Afghans angry over removal of accused U.S. soldier whose name remains concealed

The Associated Press reports: Afghan lawmakers expressed anger Thursday over the U.S. move to fly an American soldier accused of killing 16 civilians out of the country to Kuwait, saying Kabul shouldn’t sign a strategic partnership agreement with Washington unless the suspect faces justice in Afghanistan.

Negotiations over the agreement, which would govern the presence of U.S. forces in Afghanistan after most combat troops withdraw by the end of 2014, were tense even before the shooting deaths of the civilians, including nine children, in southern Kandahar province on Sunday.

The killings came in the wake of violent protests last month triggered by American soldiers who burned Qurans and other Islamic texts. Over 30 people were killed in those demonstrations, and Afghan forces turned their guns on their supposed allies, killing six U.S. soldiers.

The U.S. flew the suspect out of the country on Wednesday evening, said U.S. officials. The U.S. military said the transfer did not preclude the possibility of trying the case in Afghanistan.

But that didn’t appease Afghans upset at the move.

“It was the demand of the families of the martyrs of this incident, the people of Kandahar and the people of Afghanistan to try him publicly in Afghanistan,” said Mohammad Naeem Lalai Hamidzai, a Kandahar lawmaker who is part of a parliamentary commission investigating the shootings.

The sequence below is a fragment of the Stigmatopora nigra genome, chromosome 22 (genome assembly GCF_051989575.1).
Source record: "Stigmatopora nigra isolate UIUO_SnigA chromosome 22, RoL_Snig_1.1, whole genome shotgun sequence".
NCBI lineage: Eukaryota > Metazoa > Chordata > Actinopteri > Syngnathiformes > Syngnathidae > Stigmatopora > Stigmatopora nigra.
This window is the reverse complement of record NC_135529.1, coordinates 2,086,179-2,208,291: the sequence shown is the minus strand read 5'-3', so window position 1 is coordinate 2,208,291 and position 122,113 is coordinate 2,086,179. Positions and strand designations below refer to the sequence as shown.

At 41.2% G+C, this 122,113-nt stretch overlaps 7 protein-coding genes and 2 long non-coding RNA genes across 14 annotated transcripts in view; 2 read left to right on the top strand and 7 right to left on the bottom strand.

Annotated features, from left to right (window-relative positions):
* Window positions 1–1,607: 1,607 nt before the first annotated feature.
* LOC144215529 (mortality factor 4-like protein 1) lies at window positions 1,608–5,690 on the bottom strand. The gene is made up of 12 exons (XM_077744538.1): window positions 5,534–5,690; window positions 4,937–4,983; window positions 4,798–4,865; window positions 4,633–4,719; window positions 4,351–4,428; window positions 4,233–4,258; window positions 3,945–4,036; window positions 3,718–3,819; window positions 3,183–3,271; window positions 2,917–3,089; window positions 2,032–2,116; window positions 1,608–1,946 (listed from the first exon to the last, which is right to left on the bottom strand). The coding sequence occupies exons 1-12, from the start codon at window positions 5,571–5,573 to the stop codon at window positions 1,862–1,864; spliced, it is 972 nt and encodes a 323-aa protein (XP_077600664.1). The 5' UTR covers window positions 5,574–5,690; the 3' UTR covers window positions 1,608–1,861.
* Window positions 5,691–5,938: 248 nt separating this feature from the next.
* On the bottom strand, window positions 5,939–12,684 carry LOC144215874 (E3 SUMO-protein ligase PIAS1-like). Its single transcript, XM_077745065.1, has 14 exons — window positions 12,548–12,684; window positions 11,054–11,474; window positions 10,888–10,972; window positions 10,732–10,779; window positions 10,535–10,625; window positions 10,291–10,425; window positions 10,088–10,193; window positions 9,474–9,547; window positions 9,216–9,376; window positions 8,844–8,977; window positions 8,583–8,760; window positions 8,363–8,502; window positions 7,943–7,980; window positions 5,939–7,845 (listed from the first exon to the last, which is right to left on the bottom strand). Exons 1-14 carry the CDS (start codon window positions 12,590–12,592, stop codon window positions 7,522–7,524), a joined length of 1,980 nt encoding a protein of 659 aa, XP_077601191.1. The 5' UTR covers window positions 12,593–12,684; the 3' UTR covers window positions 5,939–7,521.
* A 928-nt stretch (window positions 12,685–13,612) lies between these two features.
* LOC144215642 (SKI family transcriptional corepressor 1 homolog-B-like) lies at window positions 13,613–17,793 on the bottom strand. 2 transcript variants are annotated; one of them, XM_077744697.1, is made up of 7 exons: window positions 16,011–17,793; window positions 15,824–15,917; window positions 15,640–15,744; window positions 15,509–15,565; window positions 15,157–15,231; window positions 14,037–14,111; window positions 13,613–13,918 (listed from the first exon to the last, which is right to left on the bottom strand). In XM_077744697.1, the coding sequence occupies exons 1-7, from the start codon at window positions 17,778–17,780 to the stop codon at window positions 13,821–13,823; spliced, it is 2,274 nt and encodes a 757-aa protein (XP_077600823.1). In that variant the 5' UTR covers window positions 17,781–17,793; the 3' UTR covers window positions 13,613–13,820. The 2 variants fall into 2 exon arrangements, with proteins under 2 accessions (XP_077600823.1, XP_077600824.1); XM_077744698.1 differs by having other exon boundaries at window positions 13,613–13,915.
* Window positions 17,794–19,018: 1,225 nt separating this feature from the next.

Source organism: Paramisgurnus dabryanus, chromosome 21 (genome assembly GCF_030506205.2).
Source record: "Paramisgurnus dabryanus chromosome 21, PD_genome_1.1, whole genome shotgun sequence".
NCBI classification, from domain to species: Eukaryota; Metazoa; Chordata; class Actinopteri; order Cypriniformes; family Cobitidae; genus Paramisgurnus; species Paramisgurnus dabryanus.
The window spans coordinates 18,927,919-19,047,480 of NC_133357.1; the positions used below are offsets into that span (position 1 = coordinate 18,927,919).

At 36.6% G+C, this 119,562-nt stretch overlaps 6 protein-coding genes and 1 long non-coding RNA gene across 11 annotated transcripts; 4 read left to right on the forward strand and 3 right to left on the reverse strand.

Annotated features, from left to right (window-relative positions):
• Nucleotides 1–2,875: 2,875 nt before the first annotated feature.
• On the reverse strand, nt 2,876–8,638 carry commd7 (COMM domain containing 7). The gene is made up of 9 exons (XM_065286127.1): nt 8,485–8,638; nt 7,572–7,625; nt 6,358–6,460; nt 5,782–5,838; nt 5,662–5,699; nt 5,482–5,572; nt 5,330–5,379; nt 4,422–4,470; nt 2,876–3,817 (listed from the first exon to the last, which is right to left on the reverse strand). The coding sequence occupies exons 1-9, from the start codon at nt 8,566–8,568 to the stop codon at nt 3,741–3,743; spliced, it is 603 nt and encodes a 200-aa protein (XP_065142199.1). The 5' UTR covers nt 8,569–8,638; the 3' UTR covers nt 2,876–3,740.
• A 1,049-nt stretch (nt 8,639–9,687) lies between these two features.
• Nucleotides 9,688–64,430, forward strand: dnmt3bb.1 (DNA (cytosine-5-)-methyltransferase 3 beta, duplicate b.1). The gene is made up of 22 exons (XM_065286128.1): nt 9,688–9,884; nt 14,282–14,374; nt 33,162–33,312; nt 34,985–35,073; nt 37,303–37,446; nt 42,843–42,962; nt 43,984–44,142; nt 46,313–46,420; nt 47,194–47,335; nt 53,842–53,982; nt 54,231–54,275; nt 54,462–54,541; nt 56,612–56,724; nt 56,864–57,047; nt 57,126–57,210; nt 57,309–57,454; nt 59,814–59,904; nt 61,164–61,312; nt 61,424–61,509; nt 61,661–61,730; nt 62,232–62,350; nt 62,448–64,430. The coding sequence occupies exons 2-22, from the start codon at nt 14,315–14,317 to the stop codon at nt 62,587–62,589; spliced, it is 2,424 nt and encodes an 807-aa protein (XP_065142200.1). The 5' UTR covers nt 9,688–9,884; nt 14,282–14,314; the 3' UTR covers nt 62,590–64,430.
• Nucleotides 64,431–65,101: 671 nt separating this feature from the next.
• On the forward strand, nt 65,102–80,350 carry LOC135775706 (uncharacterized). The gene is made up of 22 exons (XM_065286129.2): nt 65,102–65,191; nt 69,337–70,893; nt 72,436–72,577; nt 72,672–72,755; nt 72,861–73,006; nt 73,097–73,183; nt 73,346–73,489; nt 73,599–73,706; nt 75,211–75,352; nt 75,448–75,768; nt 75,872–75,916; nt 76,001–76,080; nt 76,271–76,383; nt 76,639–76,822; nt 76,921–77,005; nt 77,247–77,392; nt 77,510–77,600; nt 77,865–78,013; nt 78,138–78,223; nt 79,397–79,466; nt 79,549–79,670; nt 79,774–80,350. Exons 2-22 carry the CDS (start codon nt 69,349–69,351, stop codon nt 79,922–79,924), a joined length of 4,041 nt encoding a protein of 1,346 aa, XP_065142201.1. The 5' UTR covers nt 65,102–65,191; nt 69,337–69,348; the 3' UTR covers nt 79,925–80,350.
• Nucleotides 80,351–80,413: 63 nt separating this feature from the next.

The AP also reports: The U.S. serviceman suspected in the massacre of more than a dozen Afghan civilians is a 38-year-old father of two who served three tours in Iraq and is based in Washington state. Still, days after the slayings, the military has kept under wraps one of the most salient details — his name.

Military officials said it was military policy not to release the name until charges are filed. But military experts said this case seems unusual.

“This is unprecedented in my experience,” said Eugene Fidell, who teaches military law at Yale University. “It’s very strange.”

Fidell speculated that the military was focused on ensuring the safety of the soldier’s family.

Information has also been limited inside the military. Jill Barber, a wife of a staff sergeant in the same battalion as the suspect, said she learned of the Sunday shooting only from news coverage. She said her husband wasn’t allowed to call her for more than a day after the shooting and that soldiers can get in trouble for talking about it.

“They shut everything down over there,” Barber, of Yelm, about 60 miles south of Seattle, said Monday. “I didn’t even find out about it from him. They’re not allowed to say anything.”

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  1. The secrecy surrounding the identity of the American soldier arrested for this atrocity has nothing to do with protecting his family in the United States. Corporate media and the Pentagon have colluded in suppressing information for reasons that have yet to emerge. Who is the sergeant being held for this crime? Did he act alone? Did his superiors have advance knowledge of his intentions? Were there indications in his past conduct of such proclivities? Where is he now? Under what auspices will he be tried? These and other questions seem to stimulate no curiosity among the journalistic fraternity. Why?